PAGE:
The first winner: Fenninger tops in super-G
Special to the Daily
BEAVER CREEK — The margin that separated the gold, silver and bronze medalists in Tuesday’s FIS Alpine World Ski Championships women’s super-G was barely measurable by physical distance.
It was a mere fraction of a blink of the eye, an imperceptible flash.
But as Lindsey Vonn herself said after the race, “that’s ski racing for you.”
Austrian Anna Fenninger, the 2014 Olympic super-G champion, was the woman who ended up with another gold medal on Tuesday, finishing a mere 0.03 seconds ahead of silver medalist and World Cup overall leader Tina Maze and 0.15 seconds ahead of Vonn, who took the bronze, the first of that color to add to her World Champs super-G collection.
Wind on shortened course
After 2 inches of snow fell overnight and strong wind forced organizers to move the start down to its reserve location — about five gates lower than the original super-G start — select racers were blasted by gusts of wind. A handful of racers veered off-course missing gates. Some said the course was considerably “turnier” than any super-G on the World Cup this season. It came down to a few hundredths of a second for those ladies who could make clean turns.
“It was so tight,” Fenninger said of the podium. “The hundredths were on my side today.”
The 25-year-old Austrian said she came into Tuesday’s race relatively stress-free, having landed Olympic gold and also a gold in the 2011 World Championships super-combined race, the first big win of her career. She managed to pull off a bronze in giant slalom in 2013 when the event was in her home country, but DNFed in the super-G. Coming into the Beaver Creek race, Fenninger said most of the pressure was on Vonn. The Austrian knew she had it in her to find the top step of the podium after a number of near wins on the World Cup leading up to the race, including two weekends ago in the St. Moritz, Switzerland, super-G, where she finished 0.24 seconds behind Vonn.
“I had not that much pressure today. I felt not like two years ago in Schladming. It’s so difficult to race at home. (Vonn) was the big favorite today. It was a very tight race and a very big fight,” Fenninger said. “I had six second-places in the World Cup until now. It was always very close. That’s the last thing I needed … a bit of luck.”
Vonn back on podium
Luck aside, anyone familiar with the World Cup would agree that it was a powerhouse podium and that the three medalists were extremely deserving. In spite of being the favorite, Vonn was pleased with her bronze-medal performance, a vast improvement to her last World Champs super-G race, where she sustained the horrific crash that would set her back two seasons with knee injuries.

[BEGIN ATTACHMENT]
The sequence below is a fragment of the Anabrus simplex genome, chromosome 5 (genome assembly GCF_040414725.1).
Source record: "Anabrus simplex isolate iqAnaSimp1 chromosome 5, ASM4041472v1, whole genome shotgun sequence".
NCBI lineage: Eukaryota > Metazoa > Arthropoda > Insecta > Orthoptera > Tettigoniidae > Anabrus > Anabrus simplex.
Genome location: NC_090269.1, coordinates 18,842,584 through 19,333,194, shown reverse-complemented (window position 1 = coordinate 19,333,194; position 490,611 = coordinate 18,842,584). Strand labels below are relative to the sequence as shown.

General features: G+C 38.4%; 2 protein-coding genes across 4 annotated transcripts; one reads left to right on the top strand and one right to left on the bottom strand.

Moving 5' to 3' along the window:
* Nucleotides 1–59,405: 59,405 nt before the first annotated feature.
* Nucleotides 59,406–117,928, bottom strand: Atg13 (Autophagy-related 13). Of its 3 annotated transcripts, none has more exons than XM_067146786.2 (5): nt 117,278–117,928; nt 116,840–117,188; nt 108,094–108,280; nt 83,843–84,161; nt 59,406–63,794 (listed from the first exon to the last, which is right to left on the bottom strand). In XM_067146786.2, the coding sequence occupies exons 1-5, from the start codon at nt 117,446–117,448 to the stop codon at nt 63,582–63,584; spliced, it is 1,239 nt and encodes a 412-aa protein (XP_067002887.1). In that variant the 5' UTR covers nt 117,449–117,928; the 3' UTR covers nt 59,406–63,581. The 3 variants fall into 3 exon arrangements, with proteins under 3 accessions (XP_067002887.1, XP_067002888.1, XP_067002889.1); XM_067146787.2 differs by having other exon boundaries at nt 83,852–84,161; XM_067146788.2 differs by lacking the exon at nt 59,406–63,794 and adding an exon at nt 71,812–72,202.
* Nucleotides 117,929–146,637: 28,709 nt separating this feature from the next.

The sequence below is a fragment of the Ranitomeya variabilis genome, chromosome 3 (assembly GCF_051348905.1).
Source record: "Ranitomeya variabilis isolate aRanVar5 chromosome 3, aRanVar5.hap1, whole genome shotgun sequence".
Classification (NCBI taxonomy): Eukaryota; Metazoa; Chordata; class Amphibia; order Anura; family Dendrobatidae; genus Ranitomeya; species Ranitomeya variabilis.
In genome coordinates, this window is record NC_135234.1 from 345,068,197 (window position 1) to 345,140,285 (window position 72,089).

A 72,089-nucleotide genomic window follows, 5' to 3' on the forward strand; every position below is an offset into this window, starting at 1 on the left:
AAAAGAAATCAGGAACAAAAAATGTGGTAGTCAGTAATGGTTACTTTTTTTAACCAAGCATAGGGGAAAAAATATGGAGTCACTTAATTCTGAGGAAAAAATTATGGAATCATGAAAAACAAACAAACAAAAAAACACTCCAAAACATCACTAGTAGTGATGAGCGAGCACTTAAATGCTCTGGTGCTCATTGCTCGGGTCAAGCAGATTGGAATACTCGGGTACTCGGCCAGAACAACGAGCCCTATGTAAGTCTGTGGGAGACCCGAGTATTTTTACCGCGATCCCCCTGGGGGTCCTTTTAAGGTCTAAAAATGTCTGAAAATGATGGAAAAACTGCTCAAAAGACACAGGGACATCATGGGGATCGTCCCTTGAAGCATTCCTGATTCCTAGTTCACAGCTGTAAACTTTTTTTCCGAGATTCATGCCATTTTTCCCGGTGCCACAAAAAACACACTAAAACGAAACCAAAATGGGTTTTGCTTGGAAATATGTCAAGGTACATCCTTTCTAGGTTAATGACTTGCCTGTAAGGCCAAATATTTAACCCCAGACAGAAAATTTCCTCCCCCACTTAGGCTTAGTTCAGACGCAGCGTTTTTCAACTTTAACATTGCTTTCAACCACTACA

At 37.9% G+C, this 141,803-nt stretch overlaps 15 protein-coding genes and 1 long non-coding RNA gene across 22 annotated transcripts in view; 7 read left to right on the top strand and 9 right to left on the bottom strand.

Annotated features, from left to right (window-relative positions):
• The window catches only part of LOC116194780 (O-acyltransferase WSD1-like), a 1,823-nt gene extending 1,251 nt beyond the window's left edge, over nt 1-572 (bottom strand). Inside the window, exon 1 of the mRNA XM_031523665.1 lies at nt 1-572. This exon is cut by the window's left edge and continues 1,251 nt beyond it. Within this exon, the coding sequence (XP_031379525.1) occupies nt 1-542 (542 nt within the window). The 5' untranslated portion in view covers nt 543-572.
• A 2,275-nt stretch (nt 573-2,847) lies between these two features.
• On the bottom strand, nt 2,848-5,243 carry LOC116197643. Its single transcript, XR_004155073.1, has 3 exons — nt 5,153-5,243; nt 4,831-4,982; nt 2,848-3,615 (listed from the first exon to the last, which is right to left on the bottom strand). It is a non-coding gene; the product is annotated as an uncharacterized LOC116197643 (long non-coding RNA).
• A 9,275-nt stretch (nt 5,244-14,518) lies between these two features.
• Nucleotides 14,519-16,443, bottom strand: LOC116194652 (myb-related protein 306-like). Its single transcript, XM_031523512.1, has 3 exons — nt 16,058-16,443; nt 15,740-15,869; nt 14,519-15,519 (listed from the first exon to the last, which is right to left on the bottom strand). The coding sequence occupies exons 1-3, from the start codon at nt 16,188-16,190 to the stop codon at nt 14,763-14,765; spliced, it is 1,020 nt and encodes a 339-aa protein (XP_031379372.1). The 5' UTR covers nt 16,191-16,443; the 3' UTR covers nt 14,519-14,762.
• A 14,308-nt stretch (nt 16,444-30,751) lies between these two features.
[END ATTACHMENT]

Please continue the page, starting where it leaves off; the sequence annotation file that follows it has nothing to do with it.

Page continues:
“I’m happy with the way I skied today. I’m happy with the result,” Vonn said. “I wish the weather was a bit better. I definitely had a strong head wind right out of the start gate.”
Vonn’s first two splits, in spite of looking very clean, left her in the red. She made up a lot of time on the course, nearly half a second from her second split time to the bottom. Wearing bib No. 18 with Tiger Woods, her mother and retired German racer and good friend Maria Hoefl-Riesch among her cheering section, she crossed the finish line with the fastest time, 0.11 seconds ahead of then-leader Cornelia Heutter of Austria, who ended up fourth Tuesday.
“You could pick any number of gates on the top. A couple of gates cost me more than 15-hundredths,” Vonn said. “But at the same time, Anna skied incredibly well. I’m very proud to be on the podium with those two.”
Maze, the only woman left on the World Cup circuit who continues to podium in all five race disciplines, was all smiles in the post-race press conference, displaying a pair of new leather mittens featuring Colorado flags.
“It was a great day for me,” the Slovenian said. “It was not easy to ski with the wind. This is a tough hill. It’s a lot of waves, a lot of terrain. I have a lot of respect for this course. I’m really happy I could bring down this run.”
Wearing bib No. 19, Maze followed Vonn down the course and the reaction in the overflowing finish stadium was measurably different when the Slovenian took over the lead spot.
“She was the one to beat for me here,” Maze said of Vonn. “When I came down seeing the No. 1, of course, the crowd was really silent. Anna had the great run. In life it’s like that. Those hundredths are changing. It’s always close. You have to be a little lucky with those hundredths.”
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